Indiana University

Skip to:

  1. Search
  2. Breadcrumb Navigation
  3. Content
  4. Browse by Topic
  5. Services & Resources
  6. Additional Resources
  7. Multimedia News

Media Contacts

Hal Kibbey

Last modified: Tuesday, April 2, 2013

Star Trak: April 2013

April 2, 2013

BLOOMINGTON, Ind. -- Saturn will gleam at its biggest and brightest for the year during April, remaining near its peak of visibility for most of the night throughout the month.

The bright yellow planet will be opposite the sun in our sky ("at opposition") on April 28, when it will rise in the east at sunset and be visible all night as it crosses the sky. However, it will begin the month rising about a half hour after darkness falls and reaching its highest point in the south around 3 a.m. local time. The best views through a telescope will be when it is highest in the southern sky in the middle of the night.


Photo courtesy of NASA


Print-Quality Photo

Saturn will outshine nearby Spica, the brightest star in the constellation Virgo the Maiden. Its rings will close slightly during April to a tilt of 18 degrees. Visit the Cassini Solstice Mission website for the latest news and images from the Cassini spacecraft orbiting Saturn.

Saturn's biggest moon, Titan, shows up easily in any telescope or binoculars. Titan will be south of the planet on April 4 and 20, and north on April 12 and 28.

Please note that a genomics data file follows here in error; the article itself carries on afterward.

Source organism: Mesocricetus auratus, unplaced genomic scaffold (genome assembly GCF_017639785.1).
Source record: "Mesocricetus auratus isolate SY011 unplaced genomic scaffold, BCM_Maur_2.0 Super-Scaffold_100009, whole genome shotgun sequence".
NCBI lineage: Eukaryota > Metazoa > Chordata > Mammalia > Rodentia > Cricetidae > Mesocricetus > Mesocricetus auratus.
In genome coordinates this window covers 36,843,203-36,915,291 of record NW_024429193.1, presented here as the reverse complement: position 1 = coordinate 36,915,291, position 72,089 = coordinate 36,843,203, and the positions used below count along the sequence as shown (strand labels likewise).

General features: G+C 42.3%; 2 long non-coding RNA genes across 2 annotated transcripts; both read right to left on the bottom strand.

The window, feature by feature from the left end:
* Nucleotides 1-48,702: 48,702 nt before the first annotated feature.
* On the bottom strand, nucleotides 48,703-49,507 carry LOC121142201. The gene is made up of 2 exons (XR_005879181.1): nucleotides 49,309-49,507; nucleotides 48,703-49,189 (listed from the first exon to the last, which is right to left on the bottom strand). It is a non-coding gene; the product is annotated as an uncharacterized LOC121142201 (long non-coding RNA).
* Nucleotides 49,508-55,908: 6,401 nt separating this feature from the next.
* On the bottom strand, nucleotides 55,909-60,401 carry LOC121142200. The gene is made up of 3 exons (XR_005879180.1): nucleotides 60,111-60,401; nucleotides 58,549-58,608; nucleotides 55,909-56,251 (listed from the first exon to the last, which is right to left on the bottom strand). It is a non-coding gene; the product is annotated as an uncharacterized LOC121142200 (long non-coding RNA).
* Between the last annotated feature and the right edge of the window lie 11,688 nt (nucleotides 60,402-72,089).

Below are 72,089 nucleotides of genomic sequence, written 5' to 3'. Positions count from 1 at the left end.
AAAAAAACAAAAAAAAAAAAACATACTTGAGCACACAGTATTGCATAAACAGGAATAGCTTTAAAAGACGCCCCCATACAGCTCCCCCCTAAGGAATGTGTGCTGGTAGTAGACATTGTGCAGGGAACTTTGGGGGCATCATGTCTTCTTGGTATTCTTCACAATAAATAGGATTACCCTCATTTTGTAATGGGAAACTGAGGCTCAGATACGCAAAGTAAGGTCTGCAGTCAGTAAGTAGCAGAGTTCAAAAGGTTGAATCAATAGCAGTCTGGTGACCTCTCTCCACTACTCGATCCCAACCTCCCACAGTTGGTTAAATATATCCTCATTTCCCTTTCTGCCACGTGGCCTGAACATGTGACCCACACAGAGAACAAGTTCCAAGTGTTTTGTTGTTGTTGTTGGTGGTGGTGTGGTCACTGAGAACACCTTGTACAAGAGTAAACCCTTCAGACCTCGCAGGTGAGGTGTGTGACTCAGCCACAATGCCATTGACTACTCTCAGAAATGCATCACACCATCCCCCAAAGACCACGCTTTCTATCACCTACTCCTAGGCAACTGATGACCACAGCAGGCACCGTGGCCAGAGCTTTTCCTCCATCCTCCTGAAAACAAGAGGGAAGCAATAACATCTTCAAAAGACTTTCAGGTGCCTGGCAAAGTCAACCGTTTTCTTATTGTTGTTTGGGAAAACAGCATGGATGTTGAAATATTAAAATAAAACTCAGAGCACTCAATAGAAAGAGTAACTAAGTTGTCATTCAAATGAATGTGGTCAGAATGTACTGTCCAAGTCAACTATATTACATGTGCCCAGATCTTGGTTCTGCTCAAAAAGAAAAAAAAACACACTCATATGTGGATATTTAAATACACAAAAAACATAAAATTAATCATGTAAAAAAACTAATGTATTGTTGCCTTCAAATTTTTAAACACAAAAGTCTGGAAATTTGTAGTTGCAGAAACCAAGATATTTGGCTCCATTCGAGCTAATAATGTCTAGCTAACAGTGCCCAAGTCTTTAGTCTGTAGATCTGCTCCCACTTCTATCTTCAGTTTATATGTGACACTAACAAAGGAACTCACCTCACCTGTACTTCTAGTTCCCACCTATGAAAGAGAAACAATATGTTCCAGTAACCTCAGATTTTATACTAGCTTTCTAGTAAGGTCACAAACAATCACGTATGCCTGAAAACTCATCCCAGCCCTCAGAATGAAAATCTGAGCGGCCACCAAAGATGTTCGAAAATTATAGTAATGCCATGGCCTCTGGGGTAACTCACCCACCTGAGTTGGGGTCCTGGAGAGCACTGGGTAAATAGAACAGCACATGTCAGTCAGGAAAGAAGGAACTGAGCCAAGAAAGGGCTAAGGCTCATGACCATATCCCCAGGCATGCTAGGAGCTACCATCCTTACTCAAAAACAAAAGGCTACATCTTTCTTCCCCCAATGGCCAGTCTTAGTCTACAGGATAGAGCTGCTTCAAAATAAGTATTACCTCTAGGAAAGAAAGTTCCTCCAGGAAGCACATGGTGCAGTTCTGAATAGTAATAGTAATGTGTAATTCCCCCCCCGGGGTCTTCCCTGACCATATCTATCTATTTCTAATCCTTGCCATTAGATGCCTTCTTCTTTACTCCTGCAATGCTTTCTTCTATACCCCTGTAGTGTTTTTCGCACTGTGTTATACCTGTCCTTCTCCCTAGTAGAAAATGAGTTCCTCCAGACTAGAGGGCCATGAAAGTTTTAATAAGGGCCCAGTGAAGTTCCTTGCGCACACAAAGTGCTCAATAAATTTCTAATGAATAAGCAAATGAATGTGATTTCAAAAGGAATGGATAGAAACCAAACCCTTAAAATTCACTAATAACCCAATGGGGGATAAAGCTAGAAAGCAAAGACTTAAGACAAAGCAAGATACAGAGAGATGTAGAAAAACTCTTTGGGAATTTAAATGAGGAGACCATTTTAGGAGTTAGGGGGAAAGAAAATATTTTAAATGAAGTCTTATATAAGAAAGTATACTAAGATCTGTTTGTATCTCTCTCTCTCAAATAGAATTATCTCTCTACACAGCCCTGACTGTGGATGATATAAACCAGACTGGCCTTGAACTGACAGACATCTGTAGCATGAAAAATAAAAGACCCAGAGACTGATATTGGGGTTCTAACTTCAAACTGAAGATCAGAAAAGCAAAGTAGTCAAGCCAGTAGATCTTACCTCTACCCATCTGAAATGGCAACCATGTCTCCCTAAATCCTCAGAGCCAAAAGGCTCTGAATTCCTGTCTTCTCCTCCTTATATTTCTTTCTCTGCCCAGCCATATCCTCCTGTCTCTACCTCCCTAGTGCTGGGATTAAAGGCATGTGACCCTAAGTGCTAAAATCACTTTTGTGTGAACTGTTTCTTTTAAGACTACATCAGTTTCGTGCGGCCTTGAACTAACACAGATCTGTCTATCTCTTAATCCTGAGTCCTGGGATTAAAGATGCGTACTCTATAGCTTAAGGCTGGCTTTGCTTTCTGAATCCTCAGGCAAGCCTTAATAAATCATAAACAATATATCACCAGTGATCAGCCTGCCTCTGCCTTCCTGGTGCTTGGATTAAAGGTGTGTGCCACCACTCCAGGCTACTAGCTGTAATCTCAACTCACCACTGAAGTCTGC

Jupiter will be halfway up the western sky after sunset in early April, still well placed for viewing with a telescope. But later in the month a telescope won't reveal much detail because of the planet's low altitude. Jupiter will set after midnight local time early in the month but around 11 p.m. by month's end. It will spend the month in the constellation Taurus the Bull, to the northeast of the V-shaped Hyades star cluster with its bright orange star Aldebaran.

Neither Venus nor Mars will be visible in April as they pass behind the sun, because both will be too close to the solar glare. Venus will return to the evening sky in May, and Mars will appear in the predawn sky in June.

Mercury will be hard to find during April, rising less than an hour before the sun all month for observers at mid-northern latitudes. It will be just 4 degrees above the eastern horizon a half hour before sunrise on April 1, difficult to see in bright twilight even with binoculars.

Meteor shower

The Lyrid meteor shower will peak on the night of April 21-22. The moon will interfere until it sets around 4 a.m. local daylight time, less than a half hour before morning twilight begins. The best observing should be during that brief window.

For those watching in North America, about 10 meteors per hour should be visible in a clear sky. The meteors can appear anywhere in the sky, but they will seem to come from a point called the radiant in the constellation Lyra the Lyre, which gives the shower its name. Lyra's bright white star Vega will be almost at the radiant, and the meteor count should be highest when Vega is well up in the south as dawn starts to break.

Moon phases

The moon will be at third quarter on April 3, new on April 10, at first quarter on April 18 and full on April 25.